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Cointreau

Review: Cointreau  (82.5 pts/100)
Review by Chip Dykstra (Aka) Arctic Wolf
Published on May 14,  2013

Adolphe and Edouard-Jean Cointreau first established their distillery in 1849. Although their first success was with a wild cherry liqueur called Guignolet (still available in France); they are more famous for the production of their sweet orange liqueur, Cointreau which was first distilled by Edouard-Jean’s son Edouard. The first bottles of Cointreau were sold in 1875, and by the early 1900’s, sales had reached 800,000 bottles per year. The brand is now owned by Rémy Martin, with annual estimated sales of 13 million bottles, world-wide.

According to the Cointreau website, this orange liqueur is produced according to a secret recipe which includes sun-dried orange peels, alcohol, sugar and water. It is bottled at 40 % alcohol by volume.

SAM_0717 CointreauIn the Bottle 4/5

To the left is the square brown bottle with the dusky orange top which houses Cointreau. Apparently the four-sided bottle was ‘invented’ by Edouard Cointreau (the son of Edourd-Jean) in the same year that he distilled the first batch of Cointreau. A modern version of this square bottle is still in use today over 135 years later. It is hard to argue with such long-term success, although I find the plastic cap tends to get gummy with the sweet residue from the liquid inside after only a few pours. I wonder to myself if there is not a better way to seal the bottle to avoid this problem.

In the Glass 9/10

Cointreau is clear in the glass with a slightly thickened appearance consistent with other orange liqueurs in my marketplace. The nose is very nice with a clear orange notes radiating from the glass into the breezes. I catch wiffs of both fresh-cut Valencia oranges, and what smells to me like the peel of both Mandarin and Curacao oranges. I also note a distinct impression of lemon drop candies wandering through those clear orange notes. The nose is delightful and vibrant.

In the Mouth 49/60

Unfortunately, the delightful nose does not translate completely through to the flavour experience. The liqueur has a lightly musty and lightly sour taste which accompanies the sweet flavour of Valencia orange juice and the lightly bitter flavours of orange peel. If you have ever bitten into an orange that has just started to go soft, you know what that lightly musty, lightly sour taste impression is like. When I mix simple cocktails, some of that light mustiness always seems to sneak into the flavour, and rather than it complementing the resulting bar drink, I find the flavour distracting.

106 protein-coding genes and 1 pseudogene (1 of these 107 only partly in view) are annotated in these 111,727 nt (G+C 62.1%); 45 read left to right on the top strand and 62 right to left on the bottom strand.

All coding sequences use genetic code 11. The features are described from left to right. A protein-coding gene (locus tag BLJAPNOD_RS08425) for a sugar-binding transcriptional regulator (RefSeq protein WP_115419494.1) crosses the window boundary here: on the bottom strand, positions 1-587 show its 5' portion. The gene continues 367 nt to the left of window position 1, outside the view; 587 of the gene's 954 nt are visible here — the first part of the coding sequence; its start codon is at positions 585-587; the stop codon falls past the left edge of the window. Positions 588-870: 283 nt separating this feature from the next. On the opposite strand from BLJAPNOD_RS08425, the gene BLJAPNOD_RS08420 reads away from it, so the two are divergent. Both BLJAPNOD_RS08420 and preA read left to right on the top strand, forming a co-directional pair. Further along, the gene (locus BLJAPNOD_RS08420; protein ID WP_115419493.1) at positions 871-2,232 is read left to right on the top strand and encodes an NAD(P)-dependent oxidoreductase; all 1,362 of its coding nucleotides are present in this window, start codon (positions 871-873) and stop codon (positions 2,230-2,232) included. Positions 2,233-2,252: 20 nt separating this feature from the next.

In the Throat 12.5/15

The finish is quite complex with both bitter and sweet orange flavours pushing though to the exit. That lightly musty and lightly sour earthiness seems to ebb a little in the exit. Adding to the earthy character, I seem to notice a vague woodiness and a light herbal aftertaste after the Cointreau is swallowed.

The Afterburn 8/10

I use Cointreau sparingly in my recipes, and when my current bottle is emptied, it is doubtful I will restock it. There are just too many orange liqueurs which work better for me. Bols Triple Sec is cleaner, Grand Marnier has a wonderful softer earthiness, and Pierre Ferrand’s Dry Orange Curacao (and Patrón’s Citrónge) both have more interesting character that translates to the cocktail. There is nothing terribly wrong with Cointreau as my score of 82.5/100 attests; however, on my liqueur shelf, it seems to have become lost in the shuffle.

If you wish to have some comparison reviews of other orange liqueurs you may click here.

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Suggested Recipe:

SAM_0739 Scottish TumblerThe Scottish Tumbler

2 oz fine blended Scotch Whisky (I suggest Old Parr Superior)
1 oz Cointreau
1/2 oz Lime
Orange and Mango Soda
Ice

Build on Ice in a large Tumbler Glass.
Garnish with a slice of Lime

(In my locale a great Orange and Mango soda is available from Koala Coolers)

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My Reviews contain a rating or score out of 100, and these scores can be interpreted using the following scale:

0-25     A spirit with a rating this low would actually kill you.
26-49   Depending upon your fortitude you might actually survive this.
50 -59  You are safe to drink this…but you shouldn’t.
60-69   Substandard swill which you may offer to people you do not want to see again.
70-74    Now we have a fair mixing spirit.  Accept this but make sure it is mixed into a cocktail.
75-79    You may begin to serve this to friends, again probably still cocktail territory.
80-84    We begin to enjoy this spirit neat or on the rocks. (I will still primarily mix cocktails)
85-89    Excellent for sipping or for mixing!
90-94    Definitely a primary sipping spirit, in fact you may want to hoard this for yourself.
95-97.5 The Cream of the Crop
98+       I haven’t met this bottle yet…but I want to.

Very loosely we may put my scores into terms that you may be familiar with on a Gold, Silver, and  Bronze medal  scale as follows:

70 – 79.5    Bronze Medal (Recommended only as a mixer)
80 – 89.5     Silver Medal (Recommended for sipping and or a high quality mixer)
90 – 95         Gold Medal (Highly recommended for sipping and for sublime cocktails.)
95.5+            Platinum Award (Highest Recommendation)

 
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